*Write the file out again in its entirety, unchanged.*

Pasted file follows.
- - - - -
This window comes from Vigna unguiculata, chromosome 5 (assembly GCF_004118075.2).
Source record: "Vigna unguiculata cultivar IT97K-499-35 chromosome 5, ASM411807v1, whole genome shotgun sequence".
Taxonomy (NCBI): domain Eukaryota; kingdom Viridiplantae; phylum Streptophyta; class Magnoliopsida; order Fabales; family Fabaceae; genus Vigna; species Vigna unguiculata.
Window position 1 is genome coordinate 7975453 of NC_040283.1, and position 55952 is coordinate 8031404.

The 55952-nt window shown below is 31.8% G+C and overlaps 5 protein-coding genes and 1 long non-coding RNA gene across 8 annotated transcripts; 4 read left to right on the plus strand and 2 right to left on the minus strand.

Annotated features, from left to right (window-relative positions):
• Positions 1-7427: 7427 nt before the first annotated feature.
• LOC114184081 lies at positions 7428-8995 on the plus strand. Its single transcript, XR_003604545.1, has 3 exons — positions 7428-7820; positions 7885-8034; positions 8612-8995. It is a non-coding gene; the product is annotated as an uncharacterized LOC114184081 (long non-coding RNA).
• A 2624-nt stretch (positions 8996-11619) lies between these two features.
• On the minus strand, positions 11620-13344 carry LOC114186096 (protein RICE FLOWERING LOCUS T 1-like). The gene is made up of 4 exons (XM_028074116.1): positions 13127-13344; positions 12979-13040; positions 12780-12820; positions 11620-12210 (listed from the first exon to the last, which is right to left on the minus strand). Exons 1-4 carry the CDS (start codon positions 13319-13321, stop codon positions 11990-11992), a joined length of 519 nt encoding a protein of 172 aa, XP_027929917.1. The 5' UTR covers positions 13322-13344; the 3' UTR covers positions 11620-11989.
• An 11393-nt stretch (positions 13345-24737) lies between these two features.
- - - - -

This window comes from Vigna unguiculata, chromosome 5 (assembly GCF_004118075.2).
Source record: "Vigna unguiculata cultivar IT97K-499-35 chromosome 5, ASM411807v1, whole genome shotgun sequence".
Taxonomy (NCBI): domain Eukaryota; kingdom Viridiplantae; phylum Streptophyta; class Magnoliopsida; order Fabales; family Fabaceae; genus Vigna; species Vigna unguiculata.
Window position 1 is genome coordinate 7975453 of NC_040283.1, and position 55952 is coordinate 8031404.

The 55952-nt window shown below is 31.8% G+C and overlaps 5 protein-coding genes and 1 long non-coding RNA gene across 8 annotated transcripts; 4 read left to right on the plus strand and 2 right to left on the minus strand.

Annotated features, from left to right (window-relative positions):
• Positions 1-7427: 7427 nt before the first annotated feature.
• LOC114184081 lies at positions 7428-8995 on the plus strand. Its single transcript, XR_003604545.1, has 3 exons — positions 7428-7820; positions 7885-8034; positions 8612-8995. It is a non-coding gene; the product is annotated as an uncharacterized LOC114184081 (long non-coding RNA).
• A 2624-nt stretch (positions 8996-11619) lies between these two features.
• On the minus strand, positions 11620-13344 carry LOC114186096 (protein RICE FLOWERING LOCUS T 1-like). The gene is made up of 4 exons (XM_028074116.1): positions 13127-13344; positions 12979-13040; positions 12780-12820; positions 11620-12210 (listed from the first exon to the last, which is right to left on the minus strand). Exons 1-4 carry the CDS (start codon positions 13319-13321, stop codon positions 11990-11992), a joined length of 519 nt encoding a protein of 172 aa, XP_027929917.1. The 5' UTR covers positions 13322-13344; the 3' UTR covers positions 11620-11989.
• An 11393-nt stretch (positions 13345-24737) lies between these two features.